The Lady Warriors had a problem. Many of their players were from Minneapolis city’s large Somali community and didn’t have attire that would allow them to maximize their potential. The long skirts and dresses their religiously conservative families required them to wear often got tangled between their legs, stepped on, ripped and snagged. The headscarves that they wore would flip up and obstruct their vision or sometimes fly off all together. The girls wanted to play, but they needed a solution.
Working with some local non-profit and design students from the university, the girls designed a basketball uniform that consisted of leggings, knee length tunics with long sleeves and a break-away hijab that was held down by velcro. Their performance improved immediately.
The design was a success and received a lot of community support. So too did the Lady Warriors.
More importantly, in my opinion, was the fact that they proved to their parents and the larger community, that they could participate fully in society without compromising their values.
This story isn’t just about Muslim girls or Islam. Women in what has been dubbed “the modesty movement” have been working hard to find ways to stay active and stay true to their roots. In an industry dominated by spandex and sports-bras, there was little out there designed specifically for women that was lightweight, breathable, and gave proper coverage. For years many women compensated by layering or simply staying home.
This gap in the market gave rise to running skirts, modest swimsuits, burkinis, and kurta-length tunics made from moisture wicking materials. Modest women were retaking our place in society and we were doing it with our values in tow.
The handful of controversies surrounding modestly dressed women in sports has done more to promote and encourage modest women to get active than to deter them. Modanisa, Europe’s largest outlet for modest fashion, reported a 400% growth in demand for modest swimsuits after the announcement of France’s Burkini Ban. From Amaiya Zafar’s fight to wear her hijab while boxing to FIBA’s decision last May to overturn its ban on hijab for female basketball players, these skirmishes have highlighted the importance of sports to all people. More significantly, they have demonstrated the necessity of inclusion in sports of all masses.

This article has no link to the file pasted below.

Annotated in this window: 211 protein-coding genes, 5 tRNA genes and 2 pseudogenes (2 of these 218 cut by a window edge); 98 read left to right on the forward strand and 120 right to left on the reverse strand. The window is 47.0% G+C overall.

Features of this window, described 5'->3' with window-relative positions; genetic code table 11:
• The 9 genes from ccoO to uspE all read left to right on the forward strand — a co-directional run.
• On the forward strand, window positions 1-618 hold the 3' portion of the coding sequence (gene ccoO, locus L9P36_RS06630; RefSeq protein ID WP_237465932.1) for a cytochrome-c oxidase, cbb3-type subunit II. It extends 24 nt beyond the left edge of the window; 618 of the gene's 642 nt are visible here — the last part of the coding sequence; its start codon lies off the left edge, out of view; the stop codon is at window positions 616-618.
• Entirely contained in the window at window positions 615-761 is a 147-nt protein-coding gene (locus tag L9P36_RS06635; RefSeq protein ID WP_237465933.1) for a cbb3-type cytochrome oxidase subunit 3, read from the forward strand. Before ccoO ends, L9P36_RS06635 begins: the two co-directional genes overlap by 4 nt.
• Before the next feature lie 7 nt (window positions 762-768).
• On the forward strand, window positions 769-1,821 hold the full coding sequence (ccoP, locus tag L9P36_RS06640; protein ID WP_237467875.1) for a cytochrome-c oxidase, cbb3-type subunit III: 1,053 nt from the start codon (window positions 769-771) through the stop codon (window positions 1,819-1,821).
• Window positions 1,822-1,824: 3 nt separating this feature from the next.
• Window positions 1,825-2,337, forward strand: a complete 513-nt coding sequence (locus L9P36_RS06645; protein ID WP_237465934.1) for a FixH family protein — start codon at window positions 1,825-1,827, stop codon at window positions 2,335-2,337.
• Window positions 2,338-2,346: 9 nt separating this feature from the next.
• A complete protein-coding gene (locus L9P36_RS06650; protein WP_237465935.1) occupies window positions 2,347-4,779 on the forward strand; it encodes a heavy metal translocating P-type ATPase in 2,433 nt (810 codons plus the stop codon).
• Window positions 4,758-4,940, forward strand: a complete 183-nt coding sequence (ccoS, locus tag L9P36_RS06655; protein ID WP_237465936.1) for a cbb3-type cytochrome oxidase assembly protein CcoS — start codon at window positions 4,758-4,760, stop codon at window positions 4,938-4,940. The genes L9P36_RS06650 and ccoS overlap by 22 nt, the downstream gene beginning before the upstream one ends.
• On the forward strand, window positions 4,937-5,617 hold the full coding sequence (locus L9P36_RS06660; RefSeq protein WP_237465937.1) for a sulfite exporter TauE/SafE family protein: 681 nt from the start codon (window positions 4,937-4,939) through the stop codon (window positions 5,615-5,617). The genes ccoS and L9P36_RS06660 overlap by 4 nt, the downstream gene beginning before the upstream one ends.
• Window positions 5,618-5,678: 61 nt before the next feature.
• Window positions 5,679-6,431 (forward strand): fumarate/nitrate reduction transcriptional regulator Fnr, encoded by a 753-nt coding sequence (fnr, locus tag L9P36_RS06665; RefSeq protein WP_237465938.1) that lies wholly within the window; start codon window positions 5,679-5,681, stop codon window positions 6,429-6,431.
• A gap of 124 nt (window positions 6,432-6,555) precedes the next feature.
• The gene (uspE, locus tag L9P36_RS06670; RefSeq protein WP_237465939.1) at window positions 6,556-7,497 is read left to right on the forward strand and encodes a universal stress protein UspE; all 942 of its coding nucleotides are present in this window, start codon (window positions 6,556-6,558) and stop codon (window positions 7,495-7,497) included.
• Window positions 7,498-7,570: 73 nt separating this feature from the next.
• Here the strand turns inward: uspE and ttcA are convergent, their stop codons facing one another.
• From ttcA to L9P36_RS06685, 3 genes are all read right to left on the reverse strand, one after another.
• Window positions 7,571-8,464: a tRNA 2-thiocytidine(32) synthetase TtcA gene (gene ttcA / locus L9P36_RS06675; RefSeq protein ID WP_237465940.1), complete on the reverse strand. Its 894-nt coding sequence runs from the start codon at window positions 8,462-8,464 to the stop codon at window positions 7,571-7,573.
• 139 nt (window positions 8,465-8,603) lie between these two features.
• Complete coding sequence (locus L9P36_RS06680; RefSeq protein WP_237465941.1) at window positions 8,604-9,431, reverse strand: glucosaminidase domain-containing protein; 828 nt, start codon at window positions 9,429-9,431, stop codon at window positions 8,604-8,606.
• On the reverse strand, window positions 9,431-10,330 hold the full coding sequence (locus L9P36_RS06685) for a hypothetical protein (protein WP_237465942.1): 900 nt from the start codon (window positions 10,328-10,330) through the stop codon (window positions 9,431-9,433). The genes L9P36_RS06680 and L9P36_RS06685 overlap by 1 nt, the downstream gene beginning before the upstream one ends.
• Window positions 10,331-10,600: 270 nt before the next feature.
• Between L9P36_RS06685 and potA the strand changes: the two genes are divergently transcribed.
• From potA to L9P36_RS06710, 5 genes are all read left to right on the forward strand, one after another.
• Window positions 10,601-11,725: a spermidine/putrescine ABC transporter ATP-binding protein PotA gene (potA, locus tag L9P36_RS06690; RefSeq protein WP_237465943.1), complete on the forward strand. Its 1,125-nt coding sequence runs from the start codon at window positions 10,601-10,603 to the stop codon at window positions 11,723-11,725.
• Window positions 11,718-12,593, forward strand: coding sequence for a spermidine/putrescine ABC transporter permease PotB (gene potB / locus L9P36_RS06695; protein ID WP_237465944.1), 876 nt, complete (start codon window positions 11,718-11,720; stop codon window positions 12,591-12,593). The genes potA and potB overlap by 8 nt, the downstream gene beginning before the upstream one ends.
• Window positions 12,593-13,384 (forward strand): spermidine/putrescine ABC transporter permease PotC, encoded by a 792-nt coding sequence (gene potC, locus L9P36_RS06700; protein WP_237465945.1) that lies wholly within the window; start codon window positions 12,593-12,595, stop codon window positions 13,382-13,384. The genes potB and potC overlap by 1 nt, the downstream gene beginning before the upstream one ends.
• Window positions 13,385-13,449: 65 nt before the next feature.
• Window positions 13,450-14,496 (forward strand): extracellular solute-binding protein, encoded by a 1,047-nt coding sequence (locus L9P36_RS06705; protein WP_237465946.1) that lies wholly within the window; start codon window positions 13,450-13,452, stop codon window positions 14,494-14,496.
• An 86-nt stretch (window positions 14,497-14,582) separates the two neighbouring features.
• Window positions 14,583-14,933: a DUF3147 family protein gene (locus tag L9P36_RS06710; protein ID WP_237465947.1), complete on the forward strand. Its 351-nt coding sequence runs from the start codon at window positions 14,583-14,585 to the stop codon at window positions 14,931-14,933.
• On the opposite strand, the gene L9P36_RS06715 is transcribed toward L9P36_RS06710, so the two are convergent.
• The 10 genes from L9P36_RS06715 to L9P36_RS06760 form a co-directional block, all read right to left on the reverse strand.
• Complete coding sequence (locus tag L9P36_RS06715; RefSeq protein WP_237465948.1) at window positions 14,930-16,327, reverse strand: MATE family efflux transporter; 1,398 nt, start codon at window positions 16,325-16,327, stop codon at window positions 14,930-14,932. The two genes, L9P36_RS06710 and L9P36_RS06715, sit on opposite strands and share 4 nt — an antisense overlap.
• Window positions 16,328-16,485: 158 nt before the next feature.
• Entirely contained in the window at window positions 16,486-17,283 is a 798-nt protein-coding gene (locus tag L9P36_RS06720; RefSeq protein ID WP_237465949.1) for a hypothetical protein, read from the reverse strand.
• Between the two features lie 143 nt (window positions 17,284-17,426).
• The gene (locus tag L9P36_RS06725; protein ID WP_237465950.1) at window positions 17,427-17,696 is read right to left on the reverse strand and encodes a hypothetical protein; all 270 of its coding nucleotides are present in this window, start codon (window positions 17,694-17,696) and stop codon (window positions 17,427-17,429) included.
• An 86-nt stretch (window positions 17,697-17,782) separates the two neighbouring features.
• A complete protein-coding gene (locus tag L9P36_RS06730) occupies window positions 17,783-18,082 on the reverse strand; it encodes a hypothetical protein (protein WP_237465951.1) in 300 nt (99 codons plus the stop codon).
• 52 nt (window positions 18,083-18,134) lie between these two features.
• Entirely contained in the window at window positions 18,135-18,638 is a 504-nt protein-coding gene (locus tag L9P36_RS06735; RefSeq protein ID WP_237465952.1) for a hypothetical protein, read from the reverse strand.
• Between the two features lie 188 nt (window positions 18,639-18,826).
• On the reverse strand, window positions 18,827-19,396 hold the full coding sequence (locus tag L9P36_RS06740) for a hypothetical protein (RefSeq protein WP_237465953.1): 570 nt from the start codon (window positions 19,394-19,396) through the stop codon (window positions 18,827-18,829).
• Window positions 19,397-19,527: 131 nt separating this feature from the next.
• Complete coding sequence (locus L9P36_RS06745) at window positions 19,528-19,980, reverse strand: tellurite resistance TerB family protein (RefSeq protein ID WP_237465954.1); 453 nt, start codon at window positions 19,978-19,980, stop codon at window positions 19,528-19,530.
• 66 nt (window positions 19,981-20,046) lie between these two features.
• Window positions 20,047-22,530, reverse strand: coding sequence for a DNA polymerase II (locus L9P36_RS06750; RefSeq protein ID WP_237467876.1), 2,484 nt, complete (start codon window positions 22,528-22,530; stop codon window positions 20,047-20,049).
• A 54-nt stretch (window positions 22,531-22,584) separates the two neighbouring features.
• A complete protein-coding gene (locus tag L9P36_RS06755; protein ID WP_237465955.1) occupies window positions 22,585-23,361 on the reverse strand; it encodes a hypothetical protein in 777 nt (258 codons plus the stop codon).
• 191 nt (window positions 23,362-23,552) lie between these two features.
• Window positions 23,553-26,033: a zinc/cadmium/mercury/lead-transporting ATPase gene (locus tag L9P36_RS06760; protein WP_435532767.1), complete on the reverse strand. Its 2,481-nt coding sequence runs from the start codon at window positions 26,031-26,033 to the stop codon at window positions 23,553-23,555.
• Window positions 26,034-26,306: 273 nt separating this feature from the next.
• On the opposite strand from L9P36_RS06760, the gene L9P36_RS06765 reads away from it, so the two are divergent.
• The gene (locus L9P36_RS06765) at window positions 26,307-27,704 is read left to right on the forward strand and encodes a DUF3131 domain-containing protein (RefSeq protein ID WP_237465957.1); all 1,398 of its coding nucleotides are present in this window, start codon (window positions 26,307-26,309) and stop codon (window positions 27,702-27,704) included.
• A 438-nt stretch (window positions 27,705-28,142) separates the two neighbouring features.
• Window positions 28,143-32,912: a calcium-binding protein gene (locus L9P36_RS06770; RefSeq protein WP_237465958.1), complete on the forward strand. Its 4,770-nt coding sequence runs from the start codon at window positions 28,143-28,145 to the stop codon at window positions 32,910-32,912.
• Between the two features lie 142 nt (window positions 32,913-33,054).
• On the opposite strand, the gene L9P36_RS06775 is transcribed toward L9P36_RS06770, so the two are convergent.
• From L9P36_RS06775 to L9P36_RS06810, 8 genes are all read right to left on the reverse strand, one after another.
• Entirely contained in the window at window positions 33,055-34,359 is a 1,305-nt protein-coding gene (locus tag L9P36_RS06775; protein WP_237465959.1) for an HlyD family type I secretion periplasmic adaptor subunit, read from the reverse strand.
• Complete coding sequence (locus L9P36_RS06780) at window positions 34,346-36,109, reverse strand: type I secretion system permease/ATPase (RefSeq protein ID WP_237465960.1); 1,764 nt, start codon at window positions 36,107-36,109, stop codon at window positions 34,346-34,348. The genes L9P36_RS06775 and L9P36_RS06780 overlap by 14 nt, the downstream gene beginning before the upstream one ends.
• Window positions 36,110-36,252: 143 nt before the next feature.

For the average Muslimah, the battle for inclusivity through sports happens in much more mundane ways. They are fought in Zumba classes, Crossfit boxes, and weight rooms all over the globe. They are won by eleven-year olds in white hijabs at Tae Kwon Do and a thirty-year-old mother teaching Muay Thai with her Capster tucked neatly into her shirt. They are won using athletic wear designed by modest fashion designers from France, Singapore, Malaysia, and even the United States.
On social media and in real life, modestly dressed women are swapping leggings and bicycle shorts for lightweight joggers and sourel (a baggy harem pant). They are donning a variety of sports hijabs and long-sleeved shirts. They are showing up for running clubs and trying out for local teams. They are walking out on the Olympic stage and bringing home medals. They are making themselves known and proving that you don’t have to leave your values at the gym door.
Every time I show up at my local pool with my family, burkini clad, I change minds and hearts. I open up an opportunity for a stranger to get to know their first Muslim friend. They ask me about stroke technique, or how long I’ve been swimming. I tell them I’ve been a lifeguard since I was 15. They ask me if I’m uncomfortable in my burkini. I tell them that it’s made of super-lightweight fabric that dries quickly in the sun. I let them touch it. And we smile.
Studies have shown that the best way to combat prejudice is to have regular encounters with the people you are prejudiced against. It’s hard to generalize and stereotype people you know and have positive interactions with on a regular basis. As more and more women in hijab show up in public spaces, as athletes or just regular gym members, the barriers of entry and the stereotypes about what Muslim women are and are not will surely crumble.
As we redefine the image of Muslim women, we make it easier for the next generation of Lady Warriors to take the field, court, or pitch and show the world what they are capable of.
Safura Salam is a freelance writer, mother, and a part-time gym hero. She studied journalism at Penn State, and went on to work for the DNC before deciding to write full-time. Her work focuses on helping others fulfill their potential, tell their stories, and encouraging diverse voices in storytelling. You can follow her on Facebook at https://www.facebook.